Poetry for Cordite 41: TRANSPACIFIC will be guest-edited by Michael Nardone and Josephine Rowe. We will accept up to four poems per submission. This includes text, sound, image, video and other digital forms of poetry. We will once again be publishing 30 Australian poets and up to 30 from around the world, forming a double issue of sorts (you do not have to be living in a Pacific region to submit).
Please see the full submissions guidelines. Also note, Cordite 42: NO THEME REDUX with poetry guest-edited by Gig Ryan is next.
Josephine Rowe writes fiction, poetry, and non-fiction, mostly at a small table in Melbourne, Australia. Her writing has been included in Meanjin, Best Australian Stories, Best Australian Poems, Dumbo Feather, The Iowa Review and the forthcoming issue of Harvard Review. In 2011, she attended the University of Iowa’s International Writing Program. Her most recent short story collection is Tarcutta Wake (UQP, 2012).
Michael Nardone is Poetry Editor for Hobo Magazine, Managing Editor for AMODERN, Assistant Editor for Jacket2, and Co-Editor of performance / MACHINE. His new work, O.Cyrus & the Bardo, a collaboration with artist Jude Griebel, is now available from JackPine Press. Recent writings appear in The Coming Envelope, Matrix, The Conversant, n+1, Poetry is Dead, The Incongruous Quarterly and Lemon Hound. He lives in Montreal.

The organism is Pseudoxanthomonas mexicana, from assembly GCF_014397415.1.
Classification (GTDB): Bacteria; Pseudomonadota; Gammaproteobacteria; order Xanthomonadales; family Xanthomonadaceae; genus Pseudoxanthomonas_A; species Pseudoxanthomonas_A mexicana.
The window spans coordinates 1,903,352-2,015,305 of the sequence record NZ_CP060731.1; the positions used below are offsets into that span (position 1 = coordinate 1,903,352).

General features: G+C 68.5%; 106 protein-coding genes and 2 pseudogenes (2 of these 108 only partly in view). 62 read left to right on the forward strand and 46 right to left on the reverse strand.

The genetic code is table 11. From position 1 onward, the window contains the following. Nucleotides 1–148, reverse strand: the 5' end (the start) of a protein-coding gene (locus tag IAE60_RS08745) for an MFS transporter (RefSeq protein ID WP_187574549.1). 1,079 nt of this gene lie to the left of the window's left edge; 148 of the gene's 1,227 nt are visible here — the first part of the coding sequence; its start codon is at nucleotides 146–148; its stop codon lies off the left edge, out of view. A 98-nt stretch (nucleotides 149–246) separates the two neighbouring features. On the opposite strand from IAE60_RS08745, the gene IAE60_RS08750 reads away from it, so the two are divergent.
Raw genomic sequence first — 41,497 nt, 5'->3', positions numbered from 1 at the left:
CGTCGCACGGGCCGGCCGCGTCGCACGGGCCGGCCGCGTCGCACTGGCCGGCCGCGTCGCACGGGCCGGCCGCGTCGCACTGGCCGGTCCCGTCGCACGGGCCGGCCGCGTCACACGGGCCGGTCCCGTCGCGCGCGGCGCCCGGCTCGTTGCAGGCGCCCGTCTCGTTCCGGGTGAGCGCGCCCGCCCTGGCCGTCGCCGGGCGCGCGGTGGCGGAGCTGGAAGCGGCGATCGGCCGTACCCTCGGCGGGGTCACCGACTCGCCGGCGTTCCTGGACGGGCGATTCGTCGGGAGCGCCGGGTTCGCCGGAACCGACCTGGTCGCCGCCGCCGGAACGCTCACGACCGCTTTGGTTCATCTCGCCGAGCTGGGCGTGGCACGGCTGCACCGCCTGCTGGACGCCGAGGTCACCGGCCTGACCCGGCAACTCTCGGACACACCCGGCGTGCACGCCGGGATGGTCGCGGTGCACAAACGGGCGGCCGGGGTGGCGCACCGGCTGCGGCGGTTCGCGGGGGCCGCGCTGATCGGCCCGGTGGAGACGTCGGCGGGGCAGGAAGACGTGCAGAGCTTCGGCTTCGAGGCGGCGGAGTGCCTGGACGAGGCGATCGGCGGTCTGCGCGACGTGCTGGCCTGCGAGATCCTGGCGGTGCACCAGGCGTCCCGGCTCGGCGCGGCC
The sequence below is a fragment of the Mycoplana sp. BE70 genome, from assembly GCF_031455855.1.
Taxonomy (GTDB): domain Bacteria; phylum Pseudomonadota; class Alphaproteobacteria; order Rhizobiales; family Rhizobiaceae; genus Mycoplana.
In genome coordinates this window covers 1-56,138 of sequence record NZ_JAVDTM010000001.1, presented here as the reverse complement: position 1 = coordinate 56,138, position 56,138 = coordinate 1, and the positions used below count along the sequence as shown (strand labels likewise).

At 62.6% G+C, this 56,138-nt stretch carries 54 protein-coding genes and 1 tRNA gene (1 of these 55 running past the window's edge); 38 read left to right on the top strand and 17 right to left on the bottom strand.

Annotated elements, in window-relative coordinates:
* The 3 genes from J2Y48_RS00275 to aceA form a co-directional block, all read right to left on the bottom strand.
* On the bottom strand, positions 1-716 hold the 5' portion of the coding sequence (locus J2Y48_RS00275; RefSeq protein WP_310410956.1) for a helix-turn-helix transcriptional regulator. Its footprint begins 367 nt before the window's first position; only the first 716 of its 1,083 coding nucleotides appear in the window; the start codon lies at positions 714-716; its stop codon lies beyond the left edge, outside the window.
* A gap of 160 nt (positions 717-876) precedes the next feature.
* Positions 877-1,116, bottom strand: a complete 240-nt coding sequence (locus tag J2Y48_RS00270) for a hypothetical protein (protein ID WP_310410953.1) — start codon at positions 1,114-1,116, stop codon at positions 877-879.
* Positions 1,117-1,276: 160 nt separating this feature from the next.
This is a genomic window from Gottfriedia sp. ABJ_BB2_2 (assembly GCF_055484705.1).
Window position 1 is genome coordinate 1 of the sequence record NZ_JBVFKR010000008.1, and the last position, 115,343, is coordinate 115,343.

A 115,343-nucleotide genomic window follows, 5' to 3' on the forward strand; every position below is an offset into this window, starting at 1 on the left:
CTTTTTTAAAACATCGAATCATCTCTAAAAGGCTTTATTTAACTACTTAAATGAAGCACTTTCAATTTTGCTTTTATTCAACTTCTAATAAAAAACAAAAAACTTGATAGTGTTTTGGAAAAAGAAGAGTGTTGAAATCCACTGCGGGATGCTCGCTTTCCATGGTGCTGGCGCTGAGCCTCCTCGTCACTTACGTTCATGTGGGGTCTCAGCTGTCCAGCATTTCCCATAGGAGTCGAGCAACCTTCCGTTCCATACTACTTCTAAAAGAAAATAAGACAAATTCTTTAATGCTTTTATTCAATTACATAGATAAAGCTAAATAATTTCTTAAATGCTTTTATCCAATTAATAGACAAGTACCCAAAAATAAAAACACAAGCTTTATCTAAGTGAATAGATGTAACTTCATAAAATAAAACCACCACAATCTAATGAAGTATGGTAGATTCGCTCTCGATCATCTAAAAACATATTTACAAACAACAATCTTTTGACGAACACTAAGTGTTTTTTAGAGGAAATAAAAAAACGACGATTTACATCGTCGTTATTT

Rowe and Nardone have ‘discussed and settled upon two central approaches for TRANSPACIFIC: toward curating a geography of a Transpacific, and toward mapping a content of a Transpacific. The two are, of course, relational by degree and inseparable. Their interest lies in reading of the experience (and the idea of) a Transpacific in regards to land and city, archive and document, tradition and change. In this pursuit, a diversity of poetics and practices – translations, lyric work, sound, dialogues and experimental poetries – are welcome.’
The issue will embody the ‘Trans’ aspect of the theme. Individual works might be situated anywhere in the Pacific; geographically, ideologically, linguistically, etc. We encourage you to address that span – covering some physical or conceptual distance within the work – as we aim to spatially contrast works which are firmly rooted in specific geographies.
But an ekphrastic piece on Paul Gauguin’s paintings from Tahiti? Perfect. Maybe you’re a poet doing some freaky stuff with language poetry and tidal level recordings? Polemicist poetry on Nauru detention centres? This post was written on a California-designed, Chinese-made laptop in a park while ‘borrowing’ the wifi leaking out of a Japanese sushi bar in Perth, Australia … while wearing blue jeans made in Mexico. Now there’s a thought.
Please see the full submissions guidelines.